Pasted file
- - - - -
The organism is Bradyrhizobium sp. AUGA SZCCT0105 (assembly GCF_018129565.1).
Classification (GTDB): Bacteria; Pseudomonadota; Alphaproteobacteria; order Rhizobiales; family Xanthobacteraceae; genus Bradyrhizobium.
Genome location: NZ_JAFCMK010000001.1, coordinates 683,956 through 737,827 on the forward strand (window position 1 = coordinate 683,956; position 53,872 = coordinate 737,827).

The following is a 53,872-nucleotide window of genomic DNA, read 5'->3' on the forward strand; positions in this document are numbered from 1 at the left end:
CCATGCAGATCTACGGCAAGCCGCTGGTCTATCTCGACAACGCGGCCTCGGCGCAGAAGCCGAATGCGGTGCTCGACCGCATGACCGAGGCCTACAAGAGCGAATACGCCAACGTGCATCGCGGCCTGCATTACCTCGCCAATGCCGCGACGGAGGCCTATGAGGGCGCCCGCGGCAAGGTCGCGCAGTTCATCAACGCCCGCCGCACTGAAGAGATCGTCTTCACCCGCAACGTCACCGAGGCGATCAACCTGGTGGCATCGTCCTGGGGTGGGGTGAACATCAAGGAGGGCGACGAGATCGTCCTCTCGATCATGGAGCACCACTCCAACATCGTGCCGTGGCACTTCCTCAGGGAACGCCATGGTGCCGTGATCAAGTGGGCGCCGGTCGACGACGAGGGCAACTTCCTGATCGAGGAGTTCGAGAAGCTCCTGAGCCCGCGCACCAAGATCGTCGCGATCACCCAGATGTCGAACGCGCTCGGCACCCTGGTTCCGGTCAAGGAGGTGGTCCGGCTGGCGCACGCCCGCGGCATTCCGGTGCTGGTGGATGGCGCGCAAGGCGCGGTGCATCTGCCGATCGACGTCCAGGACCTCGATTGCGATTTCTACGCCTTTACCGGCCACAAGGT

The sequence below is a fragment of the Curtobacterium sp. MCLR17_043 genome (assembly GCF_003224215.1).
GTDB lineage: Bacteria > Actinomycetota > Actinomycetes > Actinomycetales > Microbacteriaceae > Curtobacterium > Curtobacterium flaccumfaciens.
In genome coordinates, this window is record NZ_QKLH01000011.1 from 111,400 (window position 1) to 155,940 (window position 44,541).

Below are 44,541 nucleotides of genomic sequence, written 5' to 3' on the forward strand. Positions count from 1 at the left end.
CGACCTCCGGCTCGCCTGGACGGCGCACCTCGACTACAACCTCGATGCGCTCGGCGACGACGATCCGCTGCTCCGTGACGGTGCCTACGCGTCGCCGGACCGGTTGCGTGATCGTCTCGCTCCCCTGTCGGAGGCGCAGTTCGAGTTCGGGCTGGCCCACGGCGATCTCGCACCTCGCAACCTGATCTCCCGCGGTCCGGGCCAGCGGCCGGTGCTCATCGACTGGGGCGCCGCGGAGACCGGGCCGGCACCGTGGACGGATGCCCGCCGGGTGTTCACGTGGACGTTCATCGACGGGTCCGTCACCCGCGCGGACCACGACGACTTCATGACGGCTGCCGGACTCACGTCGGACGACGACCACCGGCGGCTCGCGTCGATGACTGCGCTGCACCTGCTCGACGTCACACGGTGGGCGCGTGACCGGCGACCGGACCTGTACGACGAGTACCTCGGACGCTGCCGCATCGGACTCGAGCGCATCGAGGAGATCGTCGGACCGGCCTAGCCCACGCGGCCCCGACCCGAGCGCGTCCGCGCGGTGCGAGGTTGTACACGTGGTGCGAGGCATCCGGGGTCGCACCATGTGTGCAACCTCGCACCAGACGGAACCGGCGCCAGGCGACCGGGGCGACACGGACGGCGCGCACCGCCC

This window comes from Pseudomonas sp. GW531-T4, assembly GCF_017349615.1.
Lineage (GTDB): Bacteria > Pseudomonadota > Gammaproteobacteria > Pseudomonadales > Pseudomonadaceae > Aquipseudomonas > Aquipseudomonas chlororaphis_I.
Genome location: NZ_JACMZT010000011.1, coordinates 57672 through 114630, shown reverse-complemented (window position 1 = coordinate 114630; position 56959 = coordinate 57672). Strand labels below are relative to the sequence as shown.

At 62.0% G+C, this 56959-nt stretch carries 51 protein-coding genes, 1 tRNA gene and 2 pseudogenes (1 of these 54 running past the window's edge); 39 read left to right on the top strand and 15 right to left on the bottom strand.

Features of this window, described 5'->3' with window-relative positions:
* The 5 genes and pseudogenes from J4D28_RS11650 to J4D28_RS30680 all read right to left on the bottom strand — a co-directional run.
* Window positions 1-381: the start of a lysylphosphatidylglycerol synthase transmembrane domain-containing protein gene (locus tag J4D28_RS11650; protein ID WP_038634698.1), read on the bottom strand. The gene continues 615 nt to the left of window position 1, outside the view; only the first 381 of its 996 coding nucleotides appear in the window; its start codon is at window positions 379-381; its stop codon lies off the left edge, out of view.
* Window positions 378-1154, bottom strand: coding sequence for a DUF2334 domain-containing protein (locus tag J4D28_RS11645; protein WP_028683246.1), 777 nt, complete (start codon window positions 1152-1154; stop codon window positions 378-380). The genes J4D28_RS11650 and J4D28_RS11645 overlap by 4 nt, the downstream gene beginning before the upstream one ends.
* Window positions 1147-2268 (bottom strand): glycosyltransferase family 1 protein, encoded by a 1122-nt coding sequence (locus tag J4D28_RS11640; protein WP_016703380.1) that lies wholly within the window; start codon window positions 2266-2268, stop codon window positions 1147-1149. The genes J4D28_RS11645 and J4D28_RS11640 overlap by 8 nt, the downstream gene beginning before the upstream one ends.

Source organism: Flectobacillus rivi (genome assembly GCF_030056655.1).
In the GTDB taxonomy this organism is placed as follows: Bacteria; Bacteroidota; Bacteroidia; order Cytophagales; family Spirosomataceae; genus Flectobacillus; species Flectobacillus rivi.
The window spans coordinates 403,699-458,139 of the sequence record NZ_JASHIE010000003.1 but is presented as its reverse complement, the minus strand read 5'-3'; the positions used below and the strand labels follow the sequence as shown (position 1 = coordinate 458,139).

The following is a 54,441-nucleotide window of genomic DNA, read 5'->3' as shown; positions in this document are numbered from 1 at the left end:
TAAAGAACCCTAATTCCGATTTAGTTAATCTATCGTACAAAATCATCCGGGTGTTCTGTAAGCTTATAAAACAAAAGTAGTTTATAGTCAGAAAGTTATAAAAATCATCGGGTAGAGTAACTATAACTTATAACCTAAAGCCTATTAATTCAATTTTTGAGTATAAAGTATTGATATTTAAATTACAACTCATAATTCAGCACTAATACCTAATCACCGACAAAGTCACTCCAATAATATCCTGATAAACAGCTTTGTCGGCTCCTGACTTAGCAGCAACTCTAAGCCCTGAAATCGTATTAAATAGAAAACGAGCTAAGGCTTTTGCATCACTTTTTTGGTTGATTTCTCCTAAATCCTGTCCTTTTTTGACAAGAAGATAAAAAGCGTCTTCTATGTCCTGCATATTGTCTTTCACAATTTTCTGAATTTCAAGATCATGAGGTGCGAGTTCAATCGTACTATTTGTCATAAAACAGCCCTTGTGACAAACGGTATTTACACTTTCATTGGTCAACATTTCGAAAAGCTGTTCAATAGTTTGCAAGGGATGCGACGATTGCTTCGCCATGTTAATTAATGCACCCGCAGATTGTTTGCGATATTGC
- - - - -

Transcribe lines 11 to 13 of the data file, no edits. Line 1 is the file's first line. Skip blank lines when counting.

This window comes from Pseudomonas sp. GW531-T4, assembly GCF_017349615.1.
Lineage (GTDB): Bacteria > Pseudomonadota > Gammaproteobacteria > Pseudomonadales > Pseudomonadaceae > Aquipseudomonas > Aquipseudomonas chlororaphis_I.
Genome location: NZ_JACMZT010000011.1, coordinates 57672 through 114630, shown reverse-complemented (window position 1 = coordinate 114630; position 56959 = coordinate 57672). Strand labels below are relative to the sequence as shown.